WASHINGTON, March 5 (Reuters) - Deep U.S. government spending cuts threaten the fragile economic recovery and will do little to address the nation’s long-term fiscal challenges, a top White House economic adviser said on Tuesday.
About $85 billion in automatic federal budget cuts, known as the “sequester,” started taking hold on March 1, amid warnings of job losses and harm to an economy that barely grew in the final three months of 2012.
“These indiscriminate, across-the-board spending cuts pose a threat to the ongoing economic recovery,” Alan Krueger, chairman of the White House Council of Economic Advisers, told the National Association of Business Economics.
“You can’t take $85 billion out of the federal budget in the remaining seven months of the fiscal year without hurting the economy and job growth.”
According to the Congressional Budget Office, the sequester could cost about 750,000 jobs by the end of the year, most of them in the private sector.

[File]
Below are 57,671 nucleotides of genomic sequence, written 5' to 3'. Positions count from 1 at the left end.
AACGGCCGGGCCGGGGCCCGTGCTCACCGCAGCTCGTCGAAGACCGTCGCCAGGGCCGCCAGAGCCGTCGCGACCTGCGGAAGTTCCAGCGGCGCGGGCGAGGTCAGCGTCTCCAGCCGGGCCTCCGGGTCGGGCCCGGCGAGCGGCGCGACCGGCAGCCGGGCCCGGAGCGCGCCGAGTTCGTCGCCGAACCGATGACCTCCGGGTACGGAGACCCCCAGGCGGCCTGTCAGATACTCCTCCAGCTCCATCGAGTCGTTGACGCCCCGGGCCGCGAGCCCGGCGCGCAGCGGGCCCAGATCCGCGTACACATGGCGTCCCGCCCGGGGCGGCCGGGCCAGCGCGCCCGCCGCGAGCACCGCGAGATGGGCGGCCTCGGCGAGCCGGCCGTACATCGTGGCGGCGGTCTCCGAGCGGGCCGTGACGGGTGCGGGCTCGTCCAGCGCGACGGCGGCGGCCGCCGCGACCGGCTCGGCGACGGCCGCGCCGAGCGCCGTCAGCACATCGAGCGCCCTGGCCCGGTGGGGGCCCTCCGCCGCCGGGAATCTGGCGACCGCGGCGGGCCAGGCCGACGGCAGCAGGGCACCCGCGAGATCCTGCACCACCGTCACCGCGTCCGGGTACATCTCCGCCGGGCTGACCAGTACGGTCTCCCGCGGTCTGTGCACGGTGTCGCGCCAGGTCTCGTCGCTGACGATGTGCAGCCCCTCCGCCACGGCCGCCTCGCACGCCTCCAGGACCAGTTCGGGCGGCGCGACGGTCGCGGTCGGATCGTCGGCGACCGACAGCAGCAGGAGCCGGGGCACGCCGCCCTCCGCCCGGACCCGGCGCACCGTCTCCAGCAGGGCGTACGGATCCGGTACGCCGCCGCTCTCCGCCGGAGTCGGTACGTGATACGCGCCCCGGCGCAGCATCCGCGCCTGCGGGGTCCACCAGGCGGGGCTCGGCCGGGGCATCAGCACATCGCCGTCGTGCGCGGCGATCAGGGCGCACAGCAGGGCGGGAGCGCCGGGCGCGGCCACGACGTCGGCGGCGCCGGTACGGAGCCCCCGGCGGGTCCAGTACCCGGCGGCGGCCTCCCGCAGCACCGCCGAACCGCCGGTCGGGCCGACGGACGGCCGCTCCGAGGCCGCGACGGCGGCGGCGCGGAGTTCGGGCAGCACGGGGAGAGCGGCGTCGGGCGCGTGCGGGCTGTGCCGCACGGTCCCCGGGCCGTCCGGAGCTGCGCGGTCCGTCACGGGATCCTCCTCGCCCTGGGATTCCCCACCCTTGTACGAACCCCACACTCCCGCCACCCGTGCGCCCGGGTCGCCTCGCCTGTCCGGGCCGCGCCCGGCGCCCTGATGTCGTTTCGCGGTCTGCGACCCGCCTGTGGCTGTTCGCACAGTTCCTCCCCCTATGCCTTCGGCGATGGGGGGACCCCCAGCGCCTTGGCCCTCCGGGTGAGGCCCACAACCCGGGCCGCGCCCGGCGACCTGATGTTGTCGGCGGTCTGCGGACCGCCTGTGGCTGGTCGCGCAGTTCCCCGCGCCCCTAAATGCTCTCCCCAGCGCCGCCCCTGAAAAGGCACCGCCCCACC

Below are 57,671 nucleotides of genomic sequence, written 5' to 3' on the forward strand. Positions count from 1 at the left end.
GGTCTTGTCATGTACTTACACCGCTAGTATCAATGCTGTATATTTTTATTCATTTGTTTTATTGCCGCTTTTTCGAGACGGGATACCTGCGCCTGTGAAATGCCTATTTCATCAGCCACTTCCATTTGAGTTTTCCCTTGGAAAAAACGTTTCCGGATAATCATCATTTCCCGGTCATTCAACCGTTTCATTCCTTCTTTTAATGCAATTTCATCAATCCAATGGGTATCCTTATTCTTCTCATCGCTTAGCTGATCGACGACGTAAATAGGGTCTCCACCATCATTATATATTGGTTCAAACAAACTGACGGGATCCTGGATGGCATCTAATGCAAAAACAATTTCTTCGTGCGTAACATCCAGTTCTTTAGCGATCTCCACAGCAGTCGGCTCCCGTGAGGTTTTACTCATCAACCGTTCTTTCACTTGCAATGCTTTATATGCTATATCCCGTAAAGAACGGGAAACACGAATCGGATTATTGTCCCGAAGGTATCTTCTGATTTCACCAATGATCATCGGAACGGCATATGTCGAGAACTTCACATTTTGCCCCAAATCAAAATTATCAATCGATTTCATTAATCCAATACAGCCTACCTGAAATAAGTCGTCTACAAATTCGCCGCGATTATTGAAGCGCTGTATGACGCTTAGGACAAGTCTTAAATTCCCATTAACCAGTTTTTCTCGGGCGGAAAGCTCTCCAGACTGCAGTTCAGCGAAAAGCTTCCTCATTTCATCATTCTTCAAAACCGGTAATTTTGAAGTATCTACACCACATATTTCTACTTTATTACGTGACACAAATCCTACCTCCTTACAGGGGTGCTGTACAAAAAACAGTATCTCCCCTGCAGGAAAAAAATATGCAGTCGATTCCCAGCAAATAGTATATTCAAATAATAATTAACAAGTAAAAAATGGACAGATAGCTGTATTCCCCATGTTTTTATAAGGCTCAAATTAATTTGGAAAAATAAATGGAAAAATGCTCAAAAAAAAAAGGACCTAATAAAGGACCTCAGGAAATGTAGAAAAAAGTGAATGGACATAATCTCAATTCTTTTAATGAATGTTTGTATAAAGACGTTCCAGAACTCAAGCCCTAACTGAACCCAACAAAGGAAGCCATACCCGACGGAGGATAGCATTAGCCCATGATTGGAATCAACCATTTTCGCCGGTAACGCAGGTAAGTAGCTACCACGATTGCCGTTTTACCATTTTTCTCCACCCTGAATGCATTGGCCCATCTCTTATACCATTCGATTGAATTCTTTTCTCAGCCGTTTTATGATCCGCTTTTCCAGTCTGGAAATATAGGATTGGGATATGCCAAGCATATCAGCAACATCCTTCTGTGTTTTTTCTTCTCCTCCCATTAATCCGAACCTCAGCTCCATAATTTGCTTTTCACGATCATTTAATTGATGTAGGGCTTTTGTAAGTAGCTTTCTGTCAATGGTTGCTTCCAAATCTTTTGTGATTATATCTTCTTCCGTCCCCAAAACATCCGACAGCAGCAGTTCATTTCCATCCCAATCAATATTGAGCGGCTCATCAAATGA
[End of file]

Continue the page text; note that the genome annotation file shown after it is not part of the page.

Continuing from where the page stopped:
The International Monetary Fund warned last week that the cuts, if fully implemented, could shave more than half a percentage point from growth this year.
“We can cut the near-term deficit in a dumb way that short-changes the future without addressing our long-term budget problems. The sequester was not designed as a means to address our budgetary challenges,” said Krueger.
“And what do we, as a nation, get in return for this self-inflicted wound? The sequester is the antithesis of smart, balanced fiscal policy. It jeopardizes the current recovery at a time when policymakers should be focused on growing the economy and investing in our nation’s future.”